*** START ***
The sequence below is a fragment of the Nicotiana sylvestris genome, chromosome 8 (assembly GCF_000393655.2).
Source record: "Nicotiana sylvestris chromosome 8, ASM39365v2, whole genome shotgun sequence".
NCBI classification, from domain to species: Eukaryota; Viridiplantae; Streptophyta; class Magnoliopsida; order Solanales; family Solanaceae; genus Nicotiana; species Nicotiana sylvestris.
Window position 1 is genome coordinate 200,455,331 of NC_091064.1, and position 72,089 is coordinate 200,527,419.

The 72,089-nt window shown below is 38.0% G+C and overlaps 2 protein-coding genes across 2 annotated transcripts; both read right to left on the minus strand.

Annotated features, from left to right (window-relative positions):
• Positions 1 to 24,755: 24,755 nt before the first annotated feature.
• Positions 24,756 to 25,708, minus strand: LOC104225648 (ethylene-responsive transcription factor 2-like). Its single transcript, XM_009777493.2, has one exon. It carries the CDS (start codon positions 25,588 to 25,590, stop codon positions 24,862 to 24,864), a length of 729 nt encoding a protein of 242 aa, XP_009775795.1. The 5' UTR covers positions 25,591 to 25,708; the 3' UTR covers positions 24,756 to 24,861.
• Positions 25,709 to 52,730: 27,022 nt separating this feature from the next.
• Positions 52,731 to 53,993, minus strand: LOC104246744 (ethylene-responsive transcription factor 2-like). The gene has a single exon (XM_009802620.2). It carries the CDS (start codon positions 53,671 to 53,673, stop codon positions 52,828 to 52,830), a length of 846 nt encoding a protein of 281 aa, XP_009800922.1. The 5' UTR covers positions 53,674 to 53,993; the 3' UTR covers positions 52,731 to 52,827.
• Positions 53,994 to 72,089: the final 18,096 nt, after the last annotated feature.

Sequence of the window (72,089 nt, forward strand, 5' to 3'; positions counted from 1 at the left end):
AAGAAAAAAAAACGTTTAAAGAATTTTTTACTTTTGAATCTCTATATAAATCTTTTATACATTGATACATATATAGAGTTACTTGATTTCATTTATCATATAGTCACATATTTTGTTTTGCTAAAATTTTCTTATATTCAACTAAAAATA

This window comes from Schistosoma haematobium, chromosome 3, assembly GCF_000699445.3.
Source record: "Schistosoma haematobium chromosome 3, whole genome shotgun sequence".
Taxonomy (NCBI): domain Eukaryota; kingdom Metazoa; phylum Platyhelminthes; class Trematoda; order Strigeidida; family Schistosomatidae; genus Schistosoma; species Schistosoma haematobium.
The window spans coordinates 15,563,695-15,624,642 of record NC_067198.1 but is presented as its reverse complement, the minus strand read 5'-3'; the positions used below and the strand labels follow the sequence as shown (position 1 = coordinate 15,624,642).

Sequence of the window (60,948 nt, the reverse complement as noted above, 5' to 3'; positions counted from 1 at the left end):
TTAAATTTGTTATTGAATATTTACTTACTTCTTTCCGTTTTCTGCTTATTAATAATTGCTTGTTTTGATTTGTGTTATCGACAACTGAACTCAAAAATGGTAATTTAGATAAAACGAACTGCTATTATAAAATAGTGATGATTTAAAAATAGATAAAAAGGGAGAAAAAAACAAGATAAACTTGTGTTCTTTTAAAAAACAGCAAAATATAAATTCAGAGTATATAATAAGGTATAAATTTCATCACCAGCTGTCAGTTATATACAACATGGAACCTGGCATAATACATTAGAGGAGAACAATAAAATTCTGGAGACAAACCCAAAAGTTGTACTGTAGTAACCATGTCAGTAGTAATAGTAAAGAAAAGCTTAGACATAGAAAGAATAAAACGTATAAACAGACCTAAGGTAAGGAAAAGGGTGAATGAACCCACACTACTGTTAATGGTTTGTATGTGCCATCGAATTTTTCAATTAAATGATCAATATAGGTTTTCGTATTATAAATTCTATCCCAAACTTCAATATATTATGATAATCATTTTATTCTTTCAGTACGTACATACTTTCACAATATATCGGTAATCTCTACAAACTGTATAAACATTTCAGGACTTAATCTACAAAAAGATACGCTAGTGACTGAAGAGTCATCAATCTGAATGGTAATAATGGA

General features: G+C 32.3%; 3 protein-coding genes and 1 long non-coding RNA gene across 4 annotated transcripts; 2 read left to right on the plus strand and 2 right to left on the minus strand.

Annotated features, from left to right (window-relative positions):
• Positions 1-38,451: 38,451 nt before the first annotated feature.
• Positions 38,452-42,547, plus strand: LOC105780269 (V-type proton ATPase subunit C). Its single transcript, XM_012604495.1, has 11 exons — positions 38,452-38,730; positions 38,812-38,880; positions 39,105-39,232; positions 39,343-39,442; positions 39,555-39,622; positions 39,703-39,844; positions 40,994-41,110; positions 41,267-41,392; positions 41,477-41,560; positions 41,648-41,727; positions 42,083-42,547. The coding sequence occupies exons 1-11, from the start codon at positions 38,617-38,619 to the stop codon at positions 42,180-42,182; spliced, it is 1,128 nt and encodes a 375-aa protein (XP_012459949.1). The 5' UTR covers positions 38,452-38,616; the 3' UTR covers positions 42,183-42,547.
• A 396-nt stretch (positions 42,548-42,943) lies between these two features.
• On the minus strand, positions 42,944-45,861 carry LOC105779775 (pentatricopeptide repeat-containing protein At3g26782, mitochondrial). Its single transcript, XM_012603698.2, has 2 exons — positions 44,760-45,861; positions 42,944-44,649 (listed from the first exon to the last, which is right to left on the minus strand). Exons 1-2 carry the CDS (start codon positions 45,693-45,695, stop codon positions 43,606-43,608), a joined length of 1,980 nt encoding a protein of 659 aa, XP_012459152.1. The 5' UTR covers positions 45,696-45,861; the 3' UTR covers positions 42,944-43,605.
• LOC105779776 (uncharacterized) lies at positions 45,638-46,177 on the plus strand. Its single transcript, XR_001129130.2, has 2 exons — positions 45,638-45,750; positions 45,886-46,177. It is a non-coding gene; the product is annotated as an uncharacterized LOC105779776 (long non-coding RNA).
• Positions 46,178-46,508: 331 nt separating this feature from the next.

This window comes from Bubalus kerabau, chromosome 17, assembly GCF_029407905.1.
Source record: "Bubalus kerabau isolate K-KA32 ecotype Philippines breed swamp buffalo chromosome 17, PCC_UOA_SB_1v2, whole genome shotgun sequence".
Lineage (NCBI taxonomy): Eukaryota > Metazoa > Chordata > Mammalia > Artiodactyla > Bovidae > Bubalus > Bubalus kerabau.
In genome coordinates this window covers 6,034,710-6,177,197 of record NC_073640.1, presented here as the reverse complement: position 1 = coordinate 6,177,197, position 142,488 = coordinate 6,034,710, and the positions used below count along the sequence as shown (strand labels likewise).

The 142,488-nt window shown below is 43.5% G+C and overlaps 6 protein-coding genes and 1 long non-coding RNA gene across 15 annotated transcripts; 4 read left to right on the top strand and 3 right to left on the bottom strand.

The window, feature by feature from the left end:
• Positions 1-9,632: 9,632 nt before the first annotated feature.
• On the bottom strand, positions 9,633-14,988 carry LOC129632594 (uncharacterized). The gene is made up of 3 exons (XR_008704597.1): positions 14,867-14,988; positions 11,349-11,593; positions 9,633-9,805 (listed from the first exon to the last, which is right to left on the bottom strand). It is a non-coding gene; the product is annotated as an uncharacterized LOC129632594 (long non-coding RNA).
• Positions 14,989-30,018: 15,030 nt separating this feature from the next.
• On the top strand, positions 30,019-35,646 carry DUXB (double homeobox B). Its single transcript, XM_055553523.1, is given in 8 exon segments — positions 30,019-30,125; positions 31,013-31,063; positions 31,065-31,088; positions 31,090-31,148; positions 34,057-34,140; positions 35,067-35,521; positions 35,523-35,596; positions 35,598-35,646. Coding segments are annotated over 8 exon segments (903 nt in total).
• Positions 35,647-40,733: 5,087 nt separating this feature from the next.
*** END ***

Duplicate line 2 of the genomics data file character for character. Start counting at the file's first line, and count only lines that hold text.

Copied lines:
Source record: "Nicotiana sylvestris chromosome 8, ASM39365v2, whole genome shotgun sequence".